Interpreting driver demand and generating an appropriate engine command, however, is complicated by the existence of other sub-systems including vehicle, engine or transmission constraints such as vehicle speed limits, engine speed limits and transmission speed or torque limits. Further, in an throttleless engine, engine output must be controlled by a mechanism other than the throttle plate. Accordingly, there is a need for an arbitration scheme which selects the most appropriate engine control parameter from the various requesters. Arbitration schemes that rely upon a common control variable such as airflow by way of a throttle position may not be suitable for some vehicle and engine systems. Accordingly, there is a need for an improved engine output controller for use in throttleless engines.

SUMMARY OF THE INVENTION

The present invention provides an engine output control method and system for a vehicle having a throttleless engine system responsive to a desired engine speed signal. An engine output control method for a vehicle having a throttleless internal combustion engine system responsive to a desired engine speed signal. The method includes generating a driver demanded engine speed value corresponding to an operator input and generating a speed control system engine speed value corresponding to a predetermined speed value to permit vehicle operation at a constant speed by a speed control system. The method arbitrates between the driver demanded engine speed value and the speed control system engine speed value to derive a first desired engine speed value. This value is limited by a vehicle speed limit value, engine speed limit value, and transmission speed limit value to generate a second desired engine speed value. The engine is then controlled as a function of the second desired engine speed value and an actual engine speed value. Control of the engine output is accomplished by way of variable valve timing, fueling rate and/or fuel flow, and spark advance. In another aspect of the invention, a traction control value and transmission limiting value are generated in the torque domain and arbitrated against the speed domain-based second desired engine speed value to control the engine output.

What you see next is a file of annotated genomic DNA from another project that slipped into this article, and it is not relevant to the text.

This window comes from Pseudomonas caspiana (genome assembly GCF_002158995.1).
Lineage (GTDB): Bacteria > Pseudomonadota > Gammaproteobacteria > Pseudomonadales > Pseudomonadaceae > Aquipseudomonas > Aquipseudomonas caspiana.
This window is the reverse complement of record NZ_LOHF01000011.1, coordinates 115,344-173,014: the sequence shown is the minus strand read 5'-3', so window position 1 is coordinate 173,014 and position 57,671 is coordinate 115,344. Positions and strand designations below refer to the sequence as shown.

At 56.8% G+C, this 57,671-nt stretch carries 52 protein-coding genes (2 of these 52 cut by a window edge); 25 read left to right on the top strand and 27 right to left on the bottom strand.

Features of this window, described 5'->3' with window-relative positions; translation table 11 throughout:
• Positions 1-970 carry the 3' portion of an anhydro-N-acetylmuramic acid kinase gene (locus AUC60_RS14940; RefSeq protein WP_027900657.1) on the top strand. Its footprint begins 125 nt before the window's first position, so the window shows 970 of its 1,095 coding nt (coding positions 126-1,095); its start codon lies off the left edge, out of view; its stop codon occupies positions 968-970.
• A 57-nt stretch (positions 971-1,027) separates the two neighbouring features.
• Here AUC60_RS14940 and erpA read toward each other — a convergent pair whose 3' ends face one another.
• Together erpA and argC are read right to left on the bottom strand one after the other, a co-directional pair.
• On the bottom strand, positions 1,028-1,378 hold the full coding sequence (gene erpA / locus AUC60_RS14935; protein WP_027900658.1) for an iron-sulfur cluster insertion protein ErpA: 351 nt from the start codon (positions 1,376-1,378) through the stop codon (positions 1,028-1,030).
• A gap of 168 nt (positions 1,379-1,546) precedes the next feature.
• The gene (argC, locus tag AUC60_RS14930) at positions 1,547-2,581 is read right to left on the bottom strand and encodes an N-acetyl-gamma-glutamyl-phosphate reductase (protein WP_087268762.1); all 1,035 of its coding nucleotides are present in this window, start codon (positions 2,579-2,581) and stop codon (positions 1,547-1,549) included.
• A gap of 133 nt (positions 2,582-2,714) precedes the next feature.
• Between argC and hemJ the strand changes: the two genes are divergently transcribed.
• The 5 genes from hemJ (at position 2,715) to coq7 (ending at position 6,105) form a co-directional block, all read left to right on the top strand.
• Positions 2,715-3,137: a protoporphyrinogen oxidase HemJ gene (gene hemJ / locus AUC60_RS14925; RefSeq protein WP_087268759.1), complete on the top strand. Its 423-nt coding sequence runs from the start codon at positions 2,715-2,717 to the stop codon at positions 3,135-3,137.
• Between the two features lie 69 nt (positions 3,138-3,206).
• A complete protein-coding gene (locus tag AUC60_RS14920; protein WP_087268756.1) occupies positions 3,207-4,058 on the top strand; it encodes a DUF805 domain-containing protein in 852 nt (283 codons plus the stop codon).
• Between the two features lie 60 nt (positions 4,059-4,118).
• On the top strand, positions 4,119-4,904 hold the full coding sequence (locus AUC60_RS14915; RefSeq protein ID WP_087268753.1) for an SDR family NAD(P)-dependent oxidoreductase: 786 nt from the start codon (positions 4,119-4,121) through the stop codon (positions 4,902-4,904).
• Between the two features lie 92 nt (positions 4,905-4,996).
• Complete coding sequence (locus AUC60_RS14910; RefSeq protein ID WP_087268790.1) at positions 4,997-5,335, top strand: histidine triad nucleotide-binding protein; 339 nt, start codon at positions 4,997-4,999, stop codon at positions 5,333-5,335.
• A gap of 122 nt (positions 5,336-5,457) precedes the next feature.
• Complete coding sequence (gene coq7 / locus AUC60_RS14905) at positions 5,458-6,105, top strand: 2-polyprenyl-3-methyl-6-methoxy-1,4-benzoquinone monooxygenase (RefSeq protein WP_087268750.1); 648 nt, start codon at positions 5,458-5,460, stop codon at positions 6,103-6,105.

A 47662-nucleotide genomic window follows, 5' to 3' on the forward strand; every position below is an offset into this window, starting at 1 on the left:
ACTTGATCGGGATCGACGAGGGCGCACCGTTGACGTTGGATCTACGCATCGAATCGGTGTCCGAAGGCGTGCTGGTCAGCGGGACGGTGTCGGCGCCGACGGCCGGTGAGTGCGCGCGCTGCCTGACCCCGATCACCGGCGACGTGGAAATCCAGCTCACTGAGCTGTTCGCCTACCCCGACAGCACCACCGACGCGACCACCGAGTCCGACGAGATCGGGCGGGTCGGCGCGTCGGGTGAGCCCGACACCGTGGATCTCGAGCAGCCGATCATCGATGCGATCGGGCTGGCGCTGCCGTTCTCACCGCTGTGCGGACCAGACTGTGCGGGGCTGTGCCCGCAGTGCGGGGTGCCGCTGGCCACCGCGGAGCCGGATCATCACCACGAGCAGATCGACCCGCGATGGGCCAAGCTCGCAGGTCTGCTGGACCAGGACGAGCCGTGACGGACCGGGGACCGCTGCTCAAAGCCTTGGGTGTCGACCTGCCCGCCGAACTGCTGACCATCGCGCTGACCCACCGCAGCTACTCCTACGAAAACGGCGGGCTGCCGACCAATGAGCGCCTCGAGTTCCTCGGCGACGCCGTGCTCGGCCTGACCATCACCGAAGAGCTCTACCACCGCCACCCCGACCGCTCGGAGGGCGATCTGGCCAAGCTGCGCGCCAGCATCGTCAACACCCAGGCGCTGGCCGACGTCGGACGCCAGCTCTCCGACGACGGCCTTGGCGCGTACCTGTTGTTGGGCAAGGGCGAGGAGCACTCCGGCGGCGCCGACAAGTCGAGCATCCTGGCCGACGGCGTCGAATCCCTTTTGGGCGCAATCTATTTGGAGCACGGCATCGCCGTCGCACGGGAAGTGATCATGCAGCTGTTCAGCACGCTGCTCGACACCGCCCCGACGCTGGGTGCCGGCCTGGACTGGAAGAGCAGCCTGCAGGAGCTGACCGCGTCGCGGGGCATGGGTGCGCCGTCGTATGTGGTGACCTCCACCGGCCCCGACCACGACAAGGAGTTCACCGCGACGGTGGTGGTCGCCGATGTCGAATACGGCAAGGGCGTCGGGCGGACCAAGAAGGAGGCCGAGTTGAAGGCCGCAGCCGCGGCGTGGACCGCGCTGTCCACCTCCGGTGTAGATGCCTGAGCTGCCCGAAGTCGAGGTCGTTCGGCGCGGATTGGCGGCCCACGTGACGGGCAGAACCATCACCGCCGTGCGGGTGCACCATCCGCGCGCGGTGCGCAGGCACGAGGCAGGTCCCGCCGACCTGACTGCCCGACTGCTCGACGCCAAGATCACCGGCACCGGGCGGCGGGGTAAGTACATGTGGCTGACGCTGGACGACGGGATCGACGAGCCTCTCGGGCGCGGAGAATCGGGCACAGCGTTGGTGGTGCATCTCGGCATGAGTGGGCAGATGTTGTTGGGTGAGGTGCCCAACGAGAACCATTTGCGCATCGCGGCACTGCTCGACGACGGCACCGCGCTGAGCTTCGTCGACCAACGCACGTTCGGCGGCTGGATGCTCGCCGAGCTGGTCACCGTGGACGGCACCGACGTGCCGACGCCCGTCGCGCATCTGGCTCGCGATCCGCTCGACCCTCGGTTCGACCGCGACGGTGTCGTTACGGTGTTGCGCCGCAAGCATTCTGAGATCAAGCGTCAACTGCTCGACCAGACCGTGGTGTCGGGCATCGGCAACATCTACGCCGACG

In another embodiment of the present invention, values are generated in the acceleration domain to control the engine output. Specifically, values are generated for a driver demanded vehicle acceleration value corresponding to an accelerator pedal position; a speed control system vehicle acceleration value corresponding to a predetermined speed value to permit vehicle operation at a constant speed by a speed control system; a vehicle speed limit acceleration value corresponding to a maximum vehicle acceleration value to achieve a predetermined vehicle speed limit; and a traction control vehicle acceleration value corresponding to a maximum vehicle acceleration value to prevent wheel slip. These values are then arbitrated to derive a first desired vehicle acceleration value. The first desired vehicle acceleration value is limited by an engine speed limit value and transmission speed limit value to generate a second desired vehicle acceleration value. The resulting value can be used to control the engine output directly or converted to a desired engine acceleration value to control the engine output. Again, engine output is controlled by way of variable valve timing, fueling rate and/or fuel flow, and spark advance.